Hacking a Sony ICFCD3IP to change Time Format

Posted by Alastair Bor | 4/15/2010 11:39:00 pm | | 1 comments »

I recently wanted to upgrade my bedside alarm clock to one that had both an audio input and an iPod charging capability. I also wanted something small but with a large time readout and 2 alarms. I also wanted something that showed a 24-hour time format (instead of the 12-hour AM/PM format). The Sony ICFCD3IP (and it's less expensive brother the ICFC7IP) met all my requirements - EXCEPT that the ones sold in Australia were hard-wired to only show 12-hour time format. The same exact model of radio sold in continental Europe (though not the UK) has a 24-hour format. Searching Google didn't reveal anything so I went and bought an Australian model at a local electronics store with the intention to modify it. Long-story-short, after trying every possible "undocumented" button combination, I was hoping to find a "jumper" or something inside that would let me change the configuration. Instead I found a serial port (JTAG or other) which is obviously where the factory sets the localisation config into the device. At this point I gave up.

But for any of you out there who wish to hack / modify / convert one of these radios, you will need to work out the protocol used to update the config. The easiest way to open the device without leaving any trace is to start with the door (remove all the Phillips screws on the door and carefully disconnect the ribbon cable) then unscrew all the screws around the CD Player part to remove the cover and reach the serial port which is roughly behind the backup battery compartment. Removing the base then needs a further two screws behind the main circuit board and then several screws on the base followed by careful prying since the two pieces are also glued together. The base mostly holds the speakers, dock mechanism and radio circuitry.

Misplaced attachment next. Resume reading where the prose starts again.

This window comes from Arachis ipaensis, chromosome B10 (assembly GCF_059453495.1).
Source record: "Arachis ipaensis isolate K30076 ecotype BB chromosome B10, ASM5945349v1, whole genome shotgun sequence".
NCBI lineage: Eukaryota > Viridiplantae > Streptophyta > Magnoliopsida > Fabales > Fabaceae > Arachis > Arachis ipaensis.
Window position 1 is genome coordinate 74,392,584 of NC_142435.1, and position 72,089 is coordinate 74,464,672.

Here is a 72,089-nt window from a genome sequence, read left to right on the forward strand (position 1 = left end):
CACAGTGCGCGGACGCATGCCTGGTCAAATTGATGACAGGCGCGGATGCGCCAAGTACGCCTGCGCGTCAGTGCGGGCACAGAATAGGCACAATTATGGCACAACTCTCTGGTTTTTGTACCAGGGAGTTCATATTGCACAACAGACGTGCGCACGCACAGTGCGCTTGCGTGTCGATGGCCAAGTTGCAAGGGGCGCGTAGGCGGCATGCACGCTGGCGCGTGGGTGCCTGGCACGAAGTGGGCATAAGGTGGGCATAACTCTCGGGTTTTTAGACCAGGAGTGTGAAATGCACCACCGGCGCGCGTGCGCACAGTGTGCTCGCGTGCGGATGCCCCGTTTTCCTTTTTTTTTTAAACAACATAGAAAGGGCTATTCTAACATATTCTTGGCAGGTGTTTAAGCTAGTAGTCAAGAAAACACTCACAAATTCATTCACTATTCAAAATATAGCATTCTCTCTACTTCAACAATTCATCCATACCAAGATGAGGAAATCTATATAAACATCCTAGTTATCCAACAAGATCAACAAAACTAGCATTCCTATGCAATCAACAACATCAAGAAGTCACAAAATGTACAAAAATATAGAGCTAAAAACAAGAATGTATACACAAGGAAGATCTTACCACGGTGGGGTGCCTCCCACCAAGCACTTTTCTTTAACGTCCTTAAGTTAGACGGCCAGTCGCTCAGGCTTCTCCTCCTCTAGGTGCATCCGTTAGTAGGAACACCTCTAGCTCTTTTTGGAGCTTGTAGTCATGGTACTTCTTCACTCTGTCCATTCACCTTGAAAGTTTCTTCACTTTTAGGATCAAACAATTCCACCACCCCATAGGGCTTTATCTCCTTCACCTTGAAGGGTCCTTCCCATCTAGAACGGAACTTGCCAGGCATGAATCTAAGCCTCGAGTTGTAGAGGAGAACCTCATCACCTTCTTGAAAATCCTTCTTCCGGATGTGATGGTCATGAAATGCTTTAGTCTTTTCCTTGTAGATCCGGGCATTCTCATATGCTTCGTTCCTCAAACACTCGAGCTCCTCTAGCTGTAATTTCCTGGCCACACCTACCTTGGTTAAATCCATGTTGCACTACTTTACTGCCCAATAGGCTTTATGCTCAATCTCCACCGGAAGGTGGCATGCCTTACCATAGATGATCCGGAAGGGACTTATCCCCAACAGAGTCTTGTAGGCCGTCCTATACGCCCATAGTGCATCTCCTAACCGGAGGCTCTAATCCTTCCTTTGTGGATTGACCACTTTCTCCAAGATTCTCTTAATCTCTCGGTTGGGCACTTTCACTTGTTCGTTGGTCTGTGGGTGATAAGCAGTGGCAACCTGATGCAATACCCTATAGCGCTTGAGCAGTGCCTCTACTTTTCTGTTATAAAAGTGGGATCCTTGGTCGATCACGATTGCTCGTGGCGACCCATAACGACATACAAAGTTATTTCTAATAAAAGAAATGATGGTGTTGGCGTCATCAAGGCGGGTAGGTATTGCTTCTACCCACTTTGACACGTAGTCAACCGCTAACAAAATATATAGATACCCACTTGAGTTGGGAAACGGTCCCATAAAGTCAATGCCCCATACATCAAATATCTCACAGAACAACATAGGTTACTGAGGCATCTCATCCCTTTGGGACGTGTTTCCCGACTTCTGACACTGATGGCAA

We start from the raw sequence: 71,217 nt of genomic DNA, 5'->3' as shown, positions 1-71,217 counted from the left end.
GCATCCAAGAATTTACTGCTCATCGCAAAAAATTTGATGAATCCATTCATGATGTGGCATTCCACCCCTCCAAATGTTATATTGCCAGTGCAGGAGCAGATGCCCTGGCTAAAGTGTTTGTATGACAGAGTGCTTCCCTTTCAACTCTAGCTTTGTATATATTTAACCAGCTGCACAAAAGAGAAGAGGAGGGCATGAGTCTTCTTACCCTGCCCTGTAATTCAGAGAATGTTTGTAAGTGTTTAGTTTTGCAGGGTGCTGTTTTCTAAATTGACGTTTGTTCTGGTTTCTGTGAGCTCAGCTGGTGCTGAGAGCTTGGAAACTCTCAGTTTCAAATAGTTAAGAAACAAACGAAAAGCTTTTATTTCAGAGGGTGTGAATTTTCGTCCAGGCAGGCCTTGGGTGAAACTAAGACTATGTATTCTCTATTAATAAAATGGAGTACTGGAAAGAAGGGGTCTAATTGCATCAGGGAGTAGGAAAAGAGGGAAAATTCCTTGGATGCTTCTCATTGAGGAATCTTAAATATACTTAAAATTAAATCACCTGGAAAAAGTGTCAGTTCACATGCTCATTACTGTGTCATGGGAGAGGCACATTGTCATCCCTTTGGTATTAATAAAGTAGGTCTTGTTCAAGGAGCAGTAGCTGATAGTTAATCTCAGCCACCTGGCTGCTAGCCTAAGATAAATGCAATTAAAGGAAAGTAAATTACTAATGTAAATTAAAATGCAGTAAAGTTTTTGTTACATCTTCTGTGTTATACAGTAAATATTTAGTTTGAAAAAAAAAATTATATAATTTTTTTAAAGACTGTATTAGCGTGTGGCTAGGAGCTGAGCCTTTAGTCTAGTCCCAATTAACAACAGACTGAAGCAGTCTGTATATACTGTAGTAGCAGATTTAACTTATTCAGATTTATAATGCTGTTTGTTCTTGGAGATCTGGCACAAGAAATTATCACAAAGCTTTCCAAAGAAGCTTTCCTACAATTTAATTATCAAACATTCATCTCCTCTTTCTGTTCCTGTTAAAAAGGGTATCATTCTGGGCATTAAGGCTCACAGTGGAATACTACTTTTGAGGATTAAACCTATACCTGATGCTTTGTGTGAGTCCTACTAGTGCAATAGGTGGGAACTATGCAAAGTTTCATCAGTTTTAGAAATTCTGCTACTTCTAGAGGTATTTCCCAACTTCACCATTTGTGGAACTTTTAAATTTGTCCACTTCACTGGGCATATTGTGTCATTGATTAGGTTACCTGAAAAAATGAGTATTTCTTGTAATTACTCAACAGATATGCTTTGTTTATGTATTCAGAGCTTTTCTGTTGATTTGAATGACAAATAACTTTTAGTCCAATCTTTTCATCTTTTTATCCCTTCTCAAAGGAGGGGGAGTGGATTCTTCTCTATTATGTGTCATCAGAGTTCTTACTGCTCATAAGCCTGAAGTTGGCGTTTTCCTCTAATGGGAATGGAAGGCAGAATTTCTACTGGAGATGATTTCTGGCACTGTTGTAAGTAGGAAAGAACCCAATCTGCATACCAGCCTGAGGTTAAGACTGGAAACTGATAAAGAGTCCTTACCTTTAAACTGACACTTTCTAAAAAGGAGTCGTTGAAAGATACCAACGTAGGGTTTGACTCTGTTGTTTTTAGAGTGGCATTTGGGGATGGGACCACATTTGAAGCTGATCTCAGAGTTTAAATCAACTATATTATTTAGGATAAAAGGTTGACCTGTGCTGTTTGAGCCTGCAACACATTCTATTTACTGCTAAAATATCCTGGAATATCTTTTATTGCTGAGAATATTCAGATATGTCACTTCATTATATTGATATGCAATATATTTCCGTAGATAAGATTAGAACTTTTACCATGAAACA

EPILOGUE: As I was on a mission to get a 24-hour version of this product, I persisted beyond what a reasonable person might do. Via Amazon.fr I found a place in Germany (AVIDES) that would ship one overseas. Amazon.fr wouldn't ship the product outside of Europe, but AVIDES was selling ex-demonstrators and would ship to Australia. Coincidentally, since the AU$ happens to be very strong at the moment, the total price including shipping was actually less than buying it locally! Having received the device in perfect order (you can't even tell it's a "used" one) I am very happy with it. The European model has an automatic daylight savings mode (which can be disabled) that will not work in Australia because of the opposite seasons. Other than that, it's exactly what I wanted. As a bonus, the European version also has an expanded AM radio range.

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1 comments

  1. Anonymous // 13 November 2010 at 08:03  

    Thanks for the info.
    I was trying every possible button combination to change to a 24-hour format as well. I HATE 12 hour format digital alarms--too easy to goof an alarm time.

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